New Delhi: Ousted Pakistan Prime Minister Nawaz Sharif appeared to admit that Pakistani terrorists carried out the 2008 Mumbai attacks, known as 26/11, and suggest that such terror strikes could have been prevented. In an interview to the Dawn newspaper published on Saturday, Mr Sharif also lamented that Pakistan had isolated itself. He indicated that his country should look into why its narrative that it had been fighting terrorism had not been accepted by the international community "despite sacrifices".
- Ousted Pak PM says Pak terrorists "crossed the border" to attack Mumbai
- Suggests such attacks could have been prevented in interview to Dawn
- Pak has dithered in prosecuting those responsible for the attacks
India has long accused Pakistan-based Lashkar-e-Taiba of carrying out the attacks in Mumbai on 26 November, 2008, that left 166 people dead and many injured after 10 terrorists with backpacks, automatic weapons and grenades launched a three-day siege on India's financial capital targeting multiple locations.
Mr Sharif did not name Mumbai attack mastermind Hafiz Saeed and Maulana Masood Azhar's Jamaat-ud-Dawah and Jaish-e-Mohammad that operate in the country with impunity in the interview. Or the Lashkar-e-Taiba, which according to India, sailed into Mumbai from Karachi, to carry out the attacks in an operation that was coordinated by Pakistani intelligence agency, ISI.
"Militant organisations are active. Call them non-state actors, should we allow them to cross the border and kill 150 people in Mumbai? Explain it to me. Why can't we complete the trial?" he said, according to the newspaper.
The Mumbai case is being tried in an anti-terrorism court since 2009 but the case isn't going anywhere. Indian officials say Pakistan did not keep its end of the bargain and sent the case to court without really investigating the conspiracy that led to the attacks.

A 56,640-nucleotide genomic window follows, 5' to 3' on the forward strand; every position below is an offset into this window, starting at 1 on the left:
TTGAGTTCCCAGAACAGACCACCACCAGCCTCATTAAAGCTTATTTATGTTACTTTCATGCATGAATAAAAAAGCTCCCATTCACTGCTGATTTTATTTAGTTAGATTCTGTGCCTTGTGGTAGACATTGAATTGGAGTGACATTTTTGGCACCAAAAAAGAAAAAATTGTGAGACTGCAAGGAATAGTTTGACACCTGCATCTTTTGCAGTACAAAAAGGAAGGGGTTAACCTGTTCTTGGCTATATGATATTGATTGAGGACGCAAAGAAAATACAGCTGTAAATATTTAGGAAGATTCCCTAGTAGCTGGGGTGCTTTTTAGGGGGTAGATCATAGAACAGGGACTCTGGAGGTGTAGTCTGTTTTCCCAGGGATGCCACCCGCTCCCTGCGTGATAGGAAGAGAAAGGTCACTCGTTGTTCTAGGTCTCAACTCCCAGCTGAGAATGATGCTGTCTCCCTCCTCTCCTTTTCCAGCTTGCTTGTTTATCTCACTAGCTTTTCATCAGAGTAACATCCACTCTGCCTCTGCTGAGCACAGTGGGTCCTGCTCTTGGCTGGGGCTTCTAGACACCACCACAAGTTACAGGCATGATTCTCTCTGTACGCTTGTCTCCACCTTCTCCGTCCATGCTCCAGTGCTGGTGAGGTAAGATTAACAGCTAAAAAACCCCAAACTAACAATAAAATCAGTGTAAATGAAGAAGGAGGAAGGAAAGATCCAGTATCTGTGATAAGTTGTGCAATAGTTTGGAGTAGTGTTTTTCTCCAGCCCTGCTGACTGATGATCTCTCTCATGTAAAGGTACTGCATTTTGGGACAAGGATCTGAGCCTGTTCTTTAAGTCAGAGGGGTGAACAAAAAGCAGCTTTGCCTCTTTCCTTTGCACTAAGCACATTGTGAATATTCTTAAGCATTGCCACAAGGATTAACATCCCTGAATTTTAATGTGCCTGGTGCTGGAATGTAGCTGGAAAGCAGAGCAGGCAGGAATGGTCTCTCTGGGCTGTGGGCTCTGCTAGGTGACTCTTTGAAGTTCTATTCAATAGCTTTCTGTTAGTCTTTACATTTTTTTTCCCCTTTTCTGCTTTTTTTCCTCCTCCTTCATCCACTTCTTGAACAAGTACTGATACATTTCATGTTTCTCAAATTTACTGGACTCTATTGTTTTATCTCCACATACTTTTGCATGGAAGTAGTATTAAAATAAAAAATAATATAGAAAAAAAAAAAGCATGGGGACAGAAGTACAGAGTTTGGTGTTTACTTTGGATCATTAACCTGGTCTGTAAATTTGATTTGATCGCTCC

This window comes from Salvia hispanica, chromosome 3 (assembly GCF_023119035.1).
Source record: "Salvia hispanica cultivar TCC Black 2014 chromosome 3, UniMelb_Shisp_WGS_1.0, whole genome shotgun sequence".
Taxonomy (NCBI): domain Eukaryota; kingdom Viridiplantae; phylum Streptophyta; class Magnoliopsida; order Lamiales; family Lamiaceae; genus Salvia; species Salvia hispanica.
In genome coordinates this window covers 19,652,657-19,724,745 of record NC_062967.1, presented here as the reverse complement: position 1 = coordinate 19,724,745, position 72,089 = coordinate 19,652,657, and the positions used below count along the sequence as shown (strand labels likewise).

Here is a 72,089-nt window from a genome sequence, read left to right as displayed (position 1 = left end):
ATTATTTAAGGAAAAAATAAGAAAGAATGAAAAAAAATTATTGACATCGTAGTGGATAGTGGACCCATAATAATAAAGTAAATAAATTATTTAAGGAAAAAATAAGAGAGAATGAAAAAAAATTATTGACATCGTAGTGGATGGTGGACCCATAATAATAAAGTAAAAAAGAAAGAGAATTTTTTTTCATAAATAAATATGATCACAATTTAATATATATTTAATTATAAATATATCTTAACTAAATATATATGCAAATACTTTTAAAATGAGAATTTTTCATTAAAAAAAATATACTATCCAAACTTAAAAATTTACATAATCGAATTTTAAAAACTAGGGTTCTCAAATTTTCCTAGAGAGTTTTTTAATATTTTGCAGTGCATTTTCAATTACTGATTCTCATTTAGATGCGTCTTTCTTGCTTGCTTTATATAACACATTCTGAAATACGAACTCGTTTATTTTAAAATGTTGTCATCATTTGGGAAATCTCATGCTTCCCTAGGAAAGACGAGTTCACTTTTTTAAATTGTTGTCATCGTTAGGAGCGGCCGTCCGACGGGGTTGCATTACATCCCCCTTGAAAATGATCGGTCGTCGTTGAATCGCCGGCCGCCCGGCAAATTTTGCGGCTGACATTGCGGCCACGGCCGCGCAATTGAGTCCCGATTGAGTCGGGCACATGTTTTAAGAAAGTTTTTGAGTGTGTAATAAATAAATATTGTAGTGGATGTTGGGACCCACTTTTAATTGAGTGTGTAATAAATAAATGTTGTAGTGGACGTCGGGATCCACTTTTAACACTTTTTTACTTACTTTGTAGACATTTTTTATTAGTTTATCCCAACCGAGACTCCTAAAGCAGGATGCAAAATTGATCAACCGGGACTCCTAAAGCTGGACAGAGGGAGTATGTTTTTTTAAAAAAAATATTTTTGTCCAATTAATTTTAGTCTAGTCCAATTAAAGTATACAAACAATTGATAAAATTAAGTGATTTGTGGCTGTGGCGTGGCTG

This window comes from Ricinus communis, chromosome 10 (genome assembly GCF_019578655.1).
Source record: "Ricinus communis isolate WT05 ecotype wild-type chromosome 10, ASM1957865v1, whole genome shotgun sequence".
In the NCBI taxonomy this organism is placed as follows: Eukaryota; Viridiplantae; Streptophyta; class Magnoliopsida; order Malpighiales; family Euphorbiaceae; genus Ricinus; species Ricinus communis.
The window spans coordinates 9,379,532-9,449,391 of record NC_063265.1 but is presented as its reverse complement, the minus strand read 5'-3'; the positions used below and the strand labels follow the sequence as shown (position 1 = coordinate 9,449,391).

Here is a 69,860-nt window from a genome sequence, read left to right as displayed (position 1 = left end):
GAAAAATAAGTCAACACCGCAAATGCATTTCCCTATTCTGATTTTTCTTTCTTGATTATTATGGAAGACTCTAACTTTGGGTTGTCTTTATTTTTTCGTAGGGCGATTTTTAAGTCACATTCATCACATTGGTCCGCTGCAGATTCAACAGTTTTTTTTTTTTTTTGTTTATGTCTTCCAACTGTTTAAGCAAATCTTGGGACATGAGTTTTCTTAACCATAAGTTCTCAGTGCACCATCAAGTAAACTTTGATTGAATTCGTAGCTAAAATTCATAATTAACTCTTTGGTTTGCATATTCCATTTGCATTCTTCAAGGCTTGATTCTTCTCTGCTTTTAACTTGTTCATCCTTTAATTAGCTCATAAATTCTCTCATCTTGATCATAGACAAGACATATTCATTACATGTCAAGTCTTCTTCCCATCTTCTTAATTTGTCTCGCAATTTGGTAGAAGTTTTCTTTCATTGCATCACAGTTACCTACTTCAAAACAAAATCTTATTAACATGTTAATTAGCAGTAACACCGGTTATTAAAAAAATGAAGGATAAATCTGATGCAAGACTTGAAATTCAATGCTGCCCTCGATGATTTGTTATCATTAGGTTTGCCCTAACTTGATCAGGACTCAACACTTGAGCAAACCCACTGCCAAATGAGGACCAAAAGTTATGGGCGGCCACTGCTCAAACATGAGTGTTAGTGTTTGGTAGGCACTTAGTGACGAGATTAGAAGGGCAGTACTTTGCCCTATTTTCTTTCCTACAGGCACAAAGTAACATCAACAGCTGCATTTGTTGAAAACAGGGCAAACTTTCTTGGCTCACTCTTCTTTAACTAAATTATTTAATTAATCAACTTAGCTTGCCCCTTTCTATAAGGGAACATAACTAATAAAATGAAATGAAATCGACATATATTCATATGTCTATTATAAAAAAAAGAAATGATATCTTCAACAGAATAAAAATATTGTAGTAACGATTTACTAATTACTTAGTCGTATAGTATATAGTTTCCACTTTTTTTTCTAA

Islamabad, on the other hand, has blamed setbacks during the trial on India, insisting that New Delhi had not given "solid evidence" against Hafiz Saeed and others. When Saeed was ordered to be released after 10 months of house arrest in November last, the Pakistan government had justified the move, saying the law was equal for all.
Mr Sharif, 68, was disqualified by the Supreme Court for not being "honest and righteous" as he failed to declare in 2013 a salary he got from the company of his son in the UAE. In February, the top court also disqualified him as the head of the ruling Pakistan Muslim League-Nawaz.
Former PM Nawaz Sharif's apparently conciliatory remark on the state's role in terrorism, however, is unlikely to indicate a concrete shift in Islamabad's position. Just months before Hafiz Saeed was released from detention, Prime Minister Shahid Khaqan Abbasi had launched a sharp attack on India, over what he had described as, "brutally suppressing" people in Jammu and Kashmir.
In March again, Pakistan had attempted to drag in the Kashmir issue at the United Nations again and was pummelled by New Delhi that underlined India was still waiting for "credible action" to bring all those involved in the 2008 Mumbai attacks to justice.